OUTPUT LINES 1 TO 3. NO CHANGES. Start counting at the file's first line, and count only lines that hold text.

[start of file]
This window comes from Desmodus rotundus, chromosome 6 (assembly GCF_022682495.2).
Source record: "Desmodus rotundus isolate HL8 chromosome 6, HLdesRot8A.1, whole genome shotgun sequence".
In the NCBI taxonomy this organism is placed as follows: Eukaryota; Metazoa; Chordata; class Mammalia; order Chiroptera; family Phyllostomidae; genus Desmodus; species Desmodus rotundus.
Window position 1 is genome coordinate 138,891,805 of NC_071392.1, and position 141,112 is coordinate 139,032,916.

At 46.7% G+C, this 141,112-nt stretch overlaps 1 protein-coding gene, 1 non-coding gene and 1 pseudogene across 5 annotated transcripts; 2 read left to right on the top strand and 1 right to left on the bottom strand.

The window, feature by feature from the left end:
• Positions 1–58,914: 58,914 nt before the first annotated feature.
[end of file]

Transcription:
This window comes from Desmodus rotundus, chromosome 6 (assembly GCF_022682495.2).
Source record: "Desmodus rotundus isolate HL8 chromosome 6, HLdesRot8A.1, whole genome shotgun sequence".
In the NCBI taxonomy this organism is placed as follows: Eukaryota; Metazoa; Chordata; class Mammalia; order Chiroptera; family Phyllostomidae; genus Desmodus; species Desmodus rotundus.